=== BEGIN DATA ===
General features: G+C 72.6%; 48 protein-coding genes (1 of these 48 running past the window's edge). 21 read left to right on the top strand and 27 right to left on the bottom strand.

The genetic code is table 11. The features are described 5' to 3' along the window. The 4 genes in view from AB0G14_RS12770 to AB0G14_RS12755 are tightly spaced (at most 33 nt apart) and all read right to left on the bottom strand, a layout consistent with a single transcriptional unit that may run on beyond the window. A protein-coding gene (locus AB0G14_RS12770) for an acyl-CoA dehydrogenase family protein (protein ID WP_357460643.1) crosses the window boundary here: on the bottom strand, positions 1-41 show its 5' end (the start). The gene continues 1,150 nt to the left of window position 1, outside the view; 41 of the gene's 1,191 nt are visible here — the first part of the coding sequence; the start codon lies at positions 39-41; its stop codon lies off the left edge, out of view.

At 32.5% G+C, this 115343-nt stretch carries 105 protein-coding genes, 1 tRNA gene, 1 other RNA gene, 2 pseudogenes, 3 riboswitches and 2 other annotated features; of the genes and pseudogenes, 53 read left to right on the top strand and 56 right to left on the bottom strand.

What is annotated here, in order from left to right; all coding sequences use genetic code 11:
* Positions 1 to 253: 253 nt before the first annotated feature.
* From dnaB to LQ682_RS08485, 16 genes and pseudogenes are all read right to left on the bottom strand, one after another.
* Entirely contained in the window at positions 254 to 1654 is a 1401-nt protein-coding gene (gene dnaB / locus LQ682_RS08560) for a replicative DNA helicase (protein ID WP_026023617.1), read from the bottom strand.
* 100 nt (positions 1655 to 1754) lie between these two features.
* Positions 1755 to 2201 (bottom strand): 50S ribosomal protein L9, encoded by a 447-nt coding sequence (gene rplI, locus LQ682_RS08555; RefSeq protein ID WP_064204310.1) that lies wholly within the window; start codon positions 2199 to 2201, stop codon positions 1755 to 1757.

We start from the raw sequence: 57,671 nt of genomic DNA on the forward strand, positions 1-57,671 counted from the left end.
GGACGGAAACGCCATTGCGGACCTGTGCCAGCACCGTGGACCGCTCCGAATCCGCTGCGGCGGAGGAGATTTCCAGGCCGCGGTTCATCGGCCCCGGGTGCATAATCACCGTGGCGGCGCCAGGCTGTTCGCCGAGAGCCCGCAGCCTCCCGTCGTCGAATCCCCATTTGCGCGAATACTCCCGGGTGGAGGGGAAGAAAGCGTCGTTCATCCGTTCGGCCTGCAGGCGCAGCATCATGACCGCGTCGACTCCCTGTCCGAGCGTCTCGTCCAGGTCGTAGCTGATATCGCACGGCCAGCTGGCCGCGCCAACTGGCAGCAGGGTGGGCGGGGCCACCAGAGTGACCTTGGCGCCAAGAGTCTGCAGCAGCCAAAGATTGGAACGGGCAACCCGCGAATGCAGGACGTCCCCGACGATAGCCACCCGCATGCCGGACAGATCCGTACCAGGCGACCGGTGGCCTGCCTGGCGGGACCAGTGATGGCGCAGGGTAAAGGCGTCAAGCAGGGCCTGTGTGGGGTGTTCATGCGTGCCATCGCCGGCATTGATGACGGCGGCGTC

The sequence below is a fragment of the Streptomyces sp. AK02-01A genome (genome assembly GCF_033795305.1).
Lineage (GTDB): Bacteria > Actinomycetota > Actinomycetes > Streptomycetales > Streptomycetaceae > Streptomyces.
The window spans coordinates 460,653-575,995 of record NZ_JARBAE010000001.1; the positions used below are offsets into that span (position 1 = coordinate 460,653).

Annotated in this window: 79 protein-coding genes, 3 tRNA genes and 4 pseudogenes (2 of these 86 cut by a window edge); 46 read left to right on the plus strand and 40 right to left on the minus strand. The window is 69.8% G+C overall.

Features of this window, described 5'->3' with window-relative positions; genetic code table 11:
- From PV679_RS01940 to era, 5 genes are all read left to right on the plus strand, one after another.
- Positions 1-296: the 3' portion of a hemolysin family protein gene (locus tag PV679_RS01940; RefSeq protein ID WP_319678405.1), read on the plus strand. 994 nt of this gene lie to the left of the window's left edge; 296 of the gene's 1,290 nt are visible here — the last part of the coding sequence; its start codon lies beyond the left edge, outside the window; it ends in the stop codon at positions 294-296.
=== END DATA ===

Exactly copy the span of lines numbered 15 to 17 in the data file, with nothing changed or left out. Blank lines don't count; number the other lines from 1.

Annotated in this window: 79 protein-coding genes, 3 tRNA genes and 4 pseudogenes (2 of these 86 cut by a window edge); 46 read left to right on the plus strand and 40 right to left on the minus strand. The window is 69.8% G+C overall.

Features of this window, described 5'->3' with window-relative positions; genetic code table 11:
- From PV679_RS01940 to era, 5 genes are all read left to right on the plus strand, one after another.